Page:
In the New American Standard translation, there are only 3 uses of that exact word, and they all have a nearly identical theme: the use of intimidation and fear to impenetrably, invisibly thwart those who are organized, resolute, and creatively pursuing a God-given goal.
In Numbers 32:9, Moses proclaims to the sons of Gad and Reuben, “For when they (your fathers) went up to the Valley of Eshcol and saw the land, they discouraged the sons of Israel so they did not go into the land which the Lord had given them.” (NASB)
Ezra 4:4 records, “Then the people of the land discouraged the people of Judah, and frightened them from building…” (NASB)
Nehemiah wrote, “For all of them were trying to frighten us, thinking, ‘They will become discouraged with the work and it will not be done…'” (Neh. 6:9b, NASB)
Nehemiah responded to this tactic with both prayer and an amazing question.
First, he looked upward and prayed, “But now, God, strengthen my hands.” Nehemiah was advised that someone was plotting to kill him, and that he should hide in the temple to escape a sure death; but his response was to ask this piercing question: “Should a man like me flee?” (Neh. 6:9c, 6:11, NASB)
That is an excellent, faith-and-character-revealing question: Should a man – or woman – like me…flee?
The answer depends on whose voice we listen to….whose statements we believe about our identity, our purpose, our lives.
To determine this, It seems to me that our daily walk with God and in this world must be actively engaged in “destroying speculations and every lofty thing raised up against the knowledge of God.”
(2 Cor. 10:5, NASB) It is not only God’s Face that we need to see clearly, but also our own. We are, after all, commissioned as His Ambassadors to represent Him with boldness and clarity, “accurately handling the word of truth.” (2 Tim. 2:15, NASB) That would include the truths that He states about us.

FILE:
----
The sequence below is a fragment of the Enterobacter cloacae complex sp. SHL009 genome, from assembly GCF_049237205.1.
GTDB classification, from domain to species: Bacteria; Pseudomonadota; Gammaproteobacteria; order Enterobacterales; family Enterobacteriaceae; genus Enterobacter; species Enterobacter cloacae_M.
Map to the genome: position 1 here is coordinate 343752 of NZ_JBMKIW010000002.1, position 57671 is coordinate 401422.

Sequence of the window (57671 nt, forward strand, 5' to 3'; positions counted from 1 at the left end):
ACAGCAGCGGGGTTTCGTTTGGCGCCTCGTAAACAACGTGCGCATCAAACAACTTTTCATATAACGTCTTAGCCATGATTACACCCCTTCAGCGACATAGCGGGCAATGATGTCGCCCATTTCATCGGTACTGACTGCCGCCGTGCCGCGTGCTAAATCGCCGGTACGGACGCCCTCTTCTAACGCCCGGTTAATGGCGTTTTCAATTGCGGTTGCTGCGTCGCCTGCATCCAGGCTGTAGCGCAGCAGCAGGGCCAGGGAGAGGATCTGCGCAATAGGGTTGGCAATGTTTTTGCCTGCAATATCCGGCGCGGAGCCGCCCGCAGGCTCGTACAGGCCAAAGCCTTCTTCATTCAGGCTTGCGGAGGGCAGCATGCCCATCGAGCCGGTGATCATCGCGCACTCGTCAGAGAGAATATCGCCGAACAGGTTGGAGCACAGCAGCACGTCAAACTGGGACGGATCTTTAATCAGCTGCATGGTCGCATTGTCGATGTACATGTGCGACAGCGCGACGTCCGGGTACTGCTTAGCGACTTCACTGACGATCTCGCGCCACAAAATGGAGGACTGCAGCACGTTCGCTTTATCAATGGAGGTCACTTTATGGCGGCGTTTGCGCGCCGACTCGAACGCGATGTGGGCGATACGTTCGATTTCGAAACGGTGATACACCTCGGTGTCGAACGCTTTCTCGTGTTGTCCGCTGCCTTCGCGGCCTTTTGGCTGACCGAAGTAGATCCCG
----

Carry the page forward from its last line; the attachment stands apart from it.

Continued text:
Each time Nehemiah was challenged, he prayed. After praying, he assessed himself through God’s revelations about himself – often spoken to him, personally – regarding his mission, God’s favor upon him, God’s confidence in his ability to fulfill his task, and God’s willing help on Nehemiah’s behalf.
Has God expressed similar statements over us, to us, about us? A resounding yes – many times over!
Paul wrote, “Blessed be the God and Father of our Lord Jesus Christ, who has blessed us with every spiritual blessing in the heavenly places in Christ…” (Ephesians 1:3, NASB)…”Now you are Christ’s body, and individually members of it…” (I Cor 12:27, NASB)…”Now He who establishes us with you in Christ and anointed us is God, Who also sealed us and gave us the Spirit in our hearts as a pledge…” (2 Cor. 21-22, NASB)
Let me stop there for a moment, for I find it interesting that there is no New Testament reference for the word “discouraged,” but several for “losing heart.” Luke recorded that “He (Jesus) was telling them a parable to show that at all times they ought to pray and not to lose heart…” (Luke 18:1, NASB) To the Corinthians Paul wrote, “Therefore we do not lose heart, but though our outer man is decaying, yet our inner man is being renewed day by day…” (2 Cor 4:16, NASB), and “Let us not lose heart in doing good…” (Gal 6:9).
There seems to be a subtle distinction, here, between Nehemiah’s “discouraged” and New Covenant “losing heart.” In the first instance, it is stolen, someone being deprived of what is already possessed – courage, in this case. When something is “lost,” however, it has been voluntarily released.
I propose that, in truth, we who possess the indwelling Christ cannot be “dis-couraged,” because His own courage resides within us….but we can choose to lay it down, release it, walk away from it. Therefore, the attacks that come our way are not able to deprive us of “courage,” but only able to convince us, to make our minds accept a lie – the false premise that we have no prospect of victory in a given situation.
Should a man – or woman – like me, flee?
Not a chance.